Court of Justice: Removal of trademarks results in trademark infringement
20 August 2018
Intellectual property rights
In a recent judgment, the Court of Justice of the European Union (Court of Justice) ruled that a trademark proprietor can oppose against a third party that removes the proprietor’s trademarks from its products. This also applies when the trademarks have been removed outside the European Union (EU), namely in a customs warehouse, and when a third party adds its own trademarks on the products. The Court of Justice rules that the removal of a trademark can result in ‘use’ of a trademark, which is an exclusive right of a trademark proprietor. In this judgment, the Court of Justice stretches the definition of use of a trademark.
The judgment that we discuss in this update can be found here.
What preceded the case?
The Belgian company Duma has bought forklift trucks from the well-known brand Mitsubishi outside of the EU. Before Duma imported and offered for sale the forklift trucks in the EU, Duma removed all Mitsubishi trademarks from the forklift trucks in a customs warehouse. Furthermore, Duma applied its own trademarks on the forklift trucks, after which Duma then imported and offered for sale the forklift trucks in the EU. Hence, the imported and offered for sale forklift trucks do not contain any Mitsubishi trademarks. Instead, the forklift trucks contained only trademarks from Duma itself.
Mitsubishi was not amused and decided to summon Duma to appear before a Belgian court. Mitsubishi claimed that Duma infringes the Mitsubishi trademarks by removing them.
What about it again?
Trademark law protects a trademark proprietor against third parties who use trademarks in the course of trade without the consent of the proprietor. Typical acts of use that the proprietor can oppose, are applying a trademark to a product and having products with the trademark in stock.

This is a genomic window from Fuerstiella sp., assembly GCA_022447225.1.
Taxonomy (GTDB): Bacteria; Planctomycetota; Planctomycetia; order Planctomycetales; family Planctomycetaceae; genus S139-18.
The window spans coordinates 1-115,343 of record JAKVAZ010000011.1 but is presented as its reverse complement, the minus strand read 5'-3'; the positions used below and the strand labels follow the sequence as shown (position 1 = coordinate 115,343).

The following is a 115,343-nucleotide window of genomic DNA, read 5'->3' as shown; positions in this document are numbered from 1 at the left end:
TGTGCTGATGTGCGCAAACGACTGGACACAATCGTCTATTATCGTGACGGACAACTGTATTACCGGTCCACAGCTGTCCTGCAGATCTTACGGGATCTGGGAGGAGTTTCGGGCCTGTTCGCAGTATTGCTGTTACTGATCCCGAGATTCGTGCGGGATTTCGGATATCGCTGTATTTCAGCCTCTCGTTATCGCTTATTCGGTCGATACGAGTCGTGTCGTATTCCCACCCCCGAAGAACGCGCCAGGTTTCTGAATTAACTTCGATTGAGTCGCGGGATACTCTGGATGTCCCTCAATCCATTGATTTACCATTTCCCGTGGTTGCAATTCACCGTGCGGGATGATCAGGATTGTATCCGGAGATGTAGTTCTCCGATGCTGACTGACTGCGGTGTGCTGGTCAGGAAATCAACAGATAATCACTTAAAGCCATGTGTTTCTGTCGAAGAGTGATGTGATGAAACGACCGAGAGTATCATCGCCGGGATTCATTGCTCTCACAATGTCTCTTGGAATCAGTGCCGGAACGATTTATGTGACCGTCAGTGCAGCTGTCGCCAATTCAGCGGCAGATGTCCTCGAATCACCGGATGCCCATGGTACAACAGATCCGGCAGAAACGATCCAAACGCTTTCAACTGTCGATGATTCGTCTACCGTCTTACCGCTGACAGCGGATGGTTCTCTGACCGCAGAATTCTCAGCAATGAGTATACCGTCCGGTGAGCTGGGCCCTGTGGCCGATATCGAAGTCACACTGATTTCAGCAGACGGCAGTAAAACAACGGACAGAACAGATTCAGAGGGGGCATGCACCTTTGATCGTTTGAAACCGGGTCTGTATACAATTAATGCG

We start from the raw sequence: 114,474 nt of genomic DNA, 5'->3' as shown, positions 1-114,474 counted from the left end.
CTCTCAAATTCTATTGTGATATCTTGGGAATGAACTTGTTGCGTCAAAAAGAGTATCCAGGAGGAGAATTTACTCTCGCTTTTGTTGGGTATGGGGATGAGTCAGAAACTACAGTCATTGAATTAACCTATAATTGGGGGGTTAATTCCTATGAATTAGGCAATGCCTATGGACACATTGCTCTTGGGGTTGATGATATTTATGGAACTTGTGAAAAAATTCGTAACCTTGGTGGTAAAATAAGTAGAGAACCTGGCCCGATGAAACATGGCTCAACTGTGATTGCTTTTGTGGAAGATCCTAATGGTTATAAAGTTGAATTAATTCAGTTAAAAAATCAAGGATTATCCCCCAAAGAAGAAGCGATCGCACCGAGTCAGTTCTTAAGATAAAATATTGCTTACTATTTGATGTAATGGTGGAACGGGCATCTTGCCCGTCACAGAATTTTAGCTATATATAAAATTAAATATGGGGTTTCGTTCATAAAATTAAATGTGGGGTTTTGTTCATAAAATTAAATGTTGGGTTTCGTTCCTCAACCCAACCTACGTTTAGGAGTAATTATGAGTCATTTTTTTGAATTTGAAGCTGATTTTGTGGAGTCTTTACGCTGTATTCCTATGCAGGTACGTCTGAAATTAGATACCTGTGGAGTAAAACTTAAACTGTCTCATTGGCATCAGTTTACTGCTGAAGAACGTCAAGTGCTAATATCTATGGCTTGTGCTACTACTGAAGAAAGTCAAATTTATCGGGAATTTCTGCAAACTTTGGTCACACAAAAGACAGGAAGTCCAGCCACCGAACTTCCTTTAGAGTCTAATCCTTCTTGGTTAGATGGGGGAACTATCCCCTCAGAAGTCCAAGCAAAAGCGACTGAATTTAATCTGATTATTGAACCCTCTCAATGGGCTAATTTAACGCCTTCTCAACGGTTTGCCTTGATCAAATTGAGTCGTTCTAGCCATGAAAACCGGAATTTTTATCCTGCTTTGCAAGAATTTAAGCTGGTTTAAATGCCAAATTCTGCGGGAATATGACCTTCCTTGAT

The question of whether the removal of a trademark, so-called ‘debranding’, is also an act of use in the sense of trademark law, is – from a legal point of view – a difficult one. After all, that party does not make real ‘use’ of the trademark, now that the trademarks are no longer visible to the public after removal.
The ruling of the Court of Justice
First of all, the Court of Justice rules that the debranding prevents the proprietor of the trademark to put its products for the first time in the EU and thus obtaining the return of investment, whereas that is one of the core functions of trademark law. In addition, despite the removal of the trademarks, the public continues to regard the forklift trucks as Mitsubishi forklift trucks. It appears the Court of Justice implies that the goodwill of a trademark is not only connected to the trademark, but also to the products itself on which the trademark is applied.
Furthermore, it follows from previous case law of the Court of Justice that the use of a trademark requires an active act. In this case that Court of Justice rules that the debranding is an active act because of the fact that an economic advantage is sought with the removal of the trademarks.
On the basis of these arguments, the Court of Justice considers that the removal of marks is regarded as use of a trademark and thus constitutes a trademark infringement.
Although we question the legal substantiation of the present judgment, we do understand the outcome of the ruling. Mitsubishi invests a lot of time, effort and money in the development of its products. The trademark rights give Mitsubishi the opportunity to obtain a return on investment. Duma tries to circumvent that right by removing the Mitsubishi trademarks outside the EU and thus not actively using the Mitsubishi trademarks in the EU. Duma thought that this trick would keep them out of the hands of Mitsubishi. The Court of Justice has now put a stop to this.
In this judgment, the Court of Justice has stretched the definition of trademark use. This judgment strengthens the position of the trademark proprietor and gives the trademark proprietor tools to better protect the value of his trademarks.
If you would like to know more about the protection of your trademarks, our Ploum IP team will be happy to assist.